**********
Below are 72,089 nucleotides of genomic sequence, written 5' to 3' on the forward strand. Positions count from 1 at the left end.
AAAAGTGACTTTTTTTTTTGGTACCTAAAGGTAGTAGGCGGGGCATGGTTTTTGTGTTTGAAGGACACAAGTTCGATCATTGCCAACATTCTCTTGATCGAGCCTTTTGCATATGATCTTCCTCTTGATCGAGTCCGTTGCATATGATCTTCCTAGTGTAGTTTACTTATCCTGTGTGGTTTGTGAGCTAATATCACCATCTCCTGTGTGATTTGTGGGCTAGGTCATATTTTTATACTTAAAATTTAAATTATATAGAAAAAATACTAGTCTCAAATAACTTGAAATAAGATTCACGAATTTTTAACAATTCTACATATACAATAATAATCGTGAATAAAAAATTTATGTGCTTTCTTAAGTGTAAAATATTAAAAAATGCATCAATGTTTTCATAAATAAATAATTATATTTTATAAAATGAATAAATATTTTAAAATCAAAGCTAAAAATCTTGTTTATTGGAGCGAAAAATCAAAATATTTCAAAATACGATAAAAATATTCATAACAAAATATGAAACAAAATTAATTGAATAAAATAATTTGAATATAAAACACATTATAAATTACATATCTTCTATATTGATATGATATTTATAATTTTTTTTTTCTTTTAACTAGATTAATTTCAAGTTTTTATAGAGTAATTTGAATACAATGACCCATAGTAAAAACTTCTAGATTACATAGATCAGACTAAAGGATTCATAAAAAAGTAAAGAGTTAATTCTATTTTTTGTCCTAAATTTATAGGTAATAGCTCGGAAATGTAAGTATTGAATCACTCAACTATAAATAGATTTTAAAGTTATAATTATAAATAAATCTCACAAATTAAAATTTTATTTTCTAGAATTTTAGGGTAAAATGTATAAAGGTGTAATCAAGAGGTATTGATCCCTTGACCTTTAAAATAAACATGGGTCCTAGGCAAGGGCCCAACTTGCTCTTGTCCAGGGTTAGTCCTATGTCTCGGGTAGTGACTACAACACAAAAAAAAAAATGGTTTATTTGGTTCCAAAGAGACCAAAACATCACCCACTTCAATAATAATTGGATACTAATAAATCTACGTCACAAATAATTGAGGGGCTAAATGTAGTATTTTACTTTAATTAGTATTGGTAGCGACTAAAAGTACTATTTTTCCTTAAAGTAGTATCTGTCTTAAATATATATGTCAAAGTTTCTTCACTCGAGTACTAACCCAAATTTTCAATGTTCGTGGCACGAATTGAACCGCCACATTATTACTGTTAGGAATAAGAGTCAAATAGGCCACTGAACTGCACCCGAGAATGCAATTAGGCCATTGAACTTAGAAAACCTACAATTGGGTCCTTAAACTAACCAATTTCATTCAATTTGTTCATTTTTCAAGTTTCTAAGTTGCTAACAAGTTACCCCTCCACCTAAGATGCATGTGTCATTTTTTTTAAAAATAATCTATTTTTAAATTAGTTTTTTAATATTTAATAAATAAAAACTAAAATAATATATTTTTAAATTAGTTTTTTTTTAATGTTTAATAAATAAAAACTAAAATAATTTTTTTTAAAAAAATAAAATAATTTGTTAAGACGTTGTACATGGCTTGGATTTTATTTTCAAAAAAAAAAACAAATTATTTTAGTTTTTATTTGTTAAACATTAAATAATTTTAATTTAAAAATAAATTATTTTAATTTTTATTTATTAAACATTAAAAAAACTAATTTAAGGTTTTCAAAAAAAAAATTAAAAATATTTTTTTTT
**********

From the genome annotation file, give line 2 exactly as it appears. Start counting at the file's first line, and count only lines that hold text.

AAAAGTGACTTTTTTTTTTGGTACCTAAAGGTAGTAGGCGGGGCATGGTTTTTGTGTTTGAAGGACACAAGTTCGATCATTGCCAACATTCTCTTGATCGAGCCTTTTGCATATGATCTTCCTCTTGATCGAGTCCGTTGCATATGATCTTCCTAGTGTAGTTTACTTATCCTGTGTGGTTTGTGAGCTAATATCACCATCTCCTGTGTGATTTGTGGGCTAGGTCATATTTTTATACTTAAAATTTAAATTATATAGAAAAAATACTAGTCTCAAATAACTTGAAATAAGATTCACGAATTTTTAACAATTCTACATATACAATAATAATCGTGAATAAAAAATTTATGTGCTTTCTTAAGTGTAAAATATTAAAAAATGCATCAATGTTTTCATAAATAAATAATTATATTTTATAAAATGAATAAATATTTTAAAATCAAAGCTAAAAATCTTGTTTATTGGAGCGAAAAATCAAAATATTTCAAAATACGATAAAAATATTCATAACAAAATATGAAACAAAATTAATTGAATAAAATAATTTGAATATAAAACACATTATAAATTACATATCTTCTATATTGATATGATATTTATAATTTTTTTTTTCTTTTAACTAGATTAATTTCAAGTTTTTATAGAGTAATTTGAATACAATGACCCATAGTAAAAACTTCTAGATTACATAGATCAGACTAAAGGATTCATAAAAAAGTAAAGAGTTAATTCTATTTTTTGTCCTAAATTTATAGGTAATAGCTCGGAAATGTAAGTATTGAATCACTCAACTATAAATAGATTTTAAAGTTATAATTATAAATAAATCTCACAAATTAAAATTTTATTTTCTAGAATTTTAGGGTAAAATGTATAAAGGTGTAATCAAGAGGTATTGATCCCTTGACCTTTAAAATAAACATGGGTCCTAGGCAAGGGCCCAACTTGCTCTTGTCCAGGGTTAGTCCTATGTCTCGGGTAGTGACTACAACACAAAAAAAAAAATGGTTTATTTGGTTCCAAAGAGACCAAAACATCACCCACTTCAATAATAATTGGATACTAATAAATCTACGTCACAAATAATTGAGGGGCTAAATGTAGTATTTTACTTTAATTAGTATTGGTAGCGACTAAAAGTACTATTTTTCCTTAAAGTAGTATCTGTCTTAAATATATATGTCAAAGTTTCTTCACTCGAGTACTAACCCAAATTTTCAATGTTCGTGGCACGAATTGAACCGCCACATTATTACTGTTAGGAATAAGAGTCAAATAGGCCACTGAACTGCACCCGAGAATGCAATTAGGCCATTGAACTTAGAAAACCTACAATTGGGTCCTTAAACTAACCAATTTCATTCAATTTGTTCATTTTTCAAGTTTCTAAGTTGCTAACAAGTTACCCCTCCACCTAAGATGCATGTGTCATTTTTTTTAAAAATAATCTATTTTTAAATTAGTTTTTTAATATTTAATAAATAAAAACTAAAATAATATATTTTTAAATTAGTTTTTTTTTAATGTTTAATAAATAAAAACTAAAATAATTTTTTTTAAAAAAATAAAATAATTTGTTAAGACGTTGTACATGGCTTGGATTTTATTTTCAAAAAAAAAAACAAATTATTTTAGTTTTTATTTGTTAAACATTAAATAATTTTAATTTAAAAATAAATTATTTTAATTTTTATTTATTAAACATTAAAAAAACTAATTTAAGGTTTTCAAAAAAAAAATTAAAAATATTTTTTTTT